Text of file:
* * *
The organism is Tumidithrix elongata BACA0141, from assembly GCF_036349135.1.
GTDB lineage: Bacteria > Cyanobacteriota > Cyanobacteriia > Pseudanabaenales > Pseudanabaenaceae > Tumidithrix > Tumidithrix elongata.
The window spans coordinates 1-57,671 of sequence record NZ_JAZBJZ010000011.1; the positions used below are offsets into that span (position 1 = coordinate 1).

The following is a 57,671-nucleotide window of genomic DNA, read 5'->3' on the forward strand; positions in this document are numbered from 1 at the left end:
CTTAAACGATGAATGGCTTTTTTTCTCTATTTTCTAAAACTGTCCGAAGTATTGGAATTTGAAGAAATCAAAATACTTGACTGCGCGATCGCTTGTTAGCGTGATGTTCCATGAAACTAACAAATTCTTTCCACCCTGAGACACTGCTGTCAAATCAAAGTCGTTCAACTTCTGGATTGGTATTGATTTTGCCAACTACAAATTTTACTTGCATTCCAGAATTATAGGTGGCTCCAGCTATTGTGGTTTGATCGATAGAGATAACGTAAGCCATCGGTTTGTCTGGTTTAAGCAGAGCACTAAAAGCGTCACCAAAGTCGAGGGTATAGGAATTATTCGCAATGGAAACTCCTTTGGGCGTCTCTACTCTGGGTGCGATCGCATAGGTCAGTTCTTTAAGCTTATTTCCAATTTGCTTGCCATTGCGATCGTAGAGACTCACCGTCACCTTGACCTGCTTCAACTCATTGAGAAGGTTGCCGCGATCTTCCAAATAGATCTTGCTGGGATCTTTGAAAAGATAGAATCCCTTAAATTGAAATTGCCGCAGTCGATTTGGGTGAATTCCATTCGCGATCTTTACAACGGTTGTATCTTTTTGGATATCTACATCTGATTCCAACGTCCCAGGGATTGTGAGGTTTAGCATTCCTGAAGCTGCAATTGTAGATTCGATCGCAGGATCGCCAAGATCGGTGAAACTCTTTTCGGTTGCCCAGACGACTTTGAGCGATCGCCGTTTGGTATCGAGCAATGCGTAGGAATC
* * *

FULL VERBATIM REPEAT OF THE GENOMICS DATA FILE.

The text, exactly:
The organism is Tumidithrix elongata BACA0141, from assembly GCF_036349135.1.
GTDB lineage: Bacteria > Cyanobacteriota > Cyanobacteriia > Pseudanabaenales > Pseudanabaenaceae > Tumidithrix > Tumidithrix elongata.
The window spans coordinates 1-57,671 of sequence record NZ_JAZBJZ010000011.1; the positions used below are offsets into that span (position 1 = coordinate 1).

The following is a 57,671-nucleotide window of genomic DNA, read 5'->3' on the forward strand; positions in this document are numbered from 1 at the left end:
CTTAAACGATGAATGGCTTTTTTTCTCTATTTTCTAAAACTGTCCGAAGTATTGGAATTTGAAGAAATCAAAATACTTGACTGCGCGATCGCTTGTTAGCGTGATGTTCCATGAAACTAACAAATTCTTTCCACCCTGAGACACTGCTGTCAAATCAAAGTCGTTCAACTTCTGGATTGGTATTGATTTTGCCAACTACAAATTTTACTTGCATTCCAGAATTATAGGTGGCTCCAGCTATTGTGGTTTGATCGATAGAGATAACGTAAGCCATCGGTTTGTCTGGTTTAAGCAGAGCACTAAAAGCGTCACCAAAGTCGAGGGTATAGGAATTATTCGCAATGGAAACTCCTTTGGGCGTCTCTACTCTGGGTGCGATCGCATAGGTCAGTTCTTTAAGCTTATTTCCAATTTGCTTGCCATTGCGATCGTAGAGACTCACCGTCACCTTGACCTGCTTCAACTCATTGAGAAGGTTGCCGCGATCTTCCAAATAGATCTTGCTGGGATCTTTGAAAAGATAGAATCCCTTAAATTGAAATTGCCGCAGTCGATTTGGGTGAATTCCATTCGCGATCTTTACAACGGTTGTATCTTTTTGGATATCTACATCTGATTCCAACGTCCCAGGGATTGTGAGGTTTAGCATTCCTGAAGCTGCAATTGTAGATTCGATCGCAGGATCGCCAAGATCGGTGAAACTCTTTTCGGTTGCCCAGACGACTTTGAGCGATCGCCGTTTGGTATCGAGCAATGCGTAGGAATC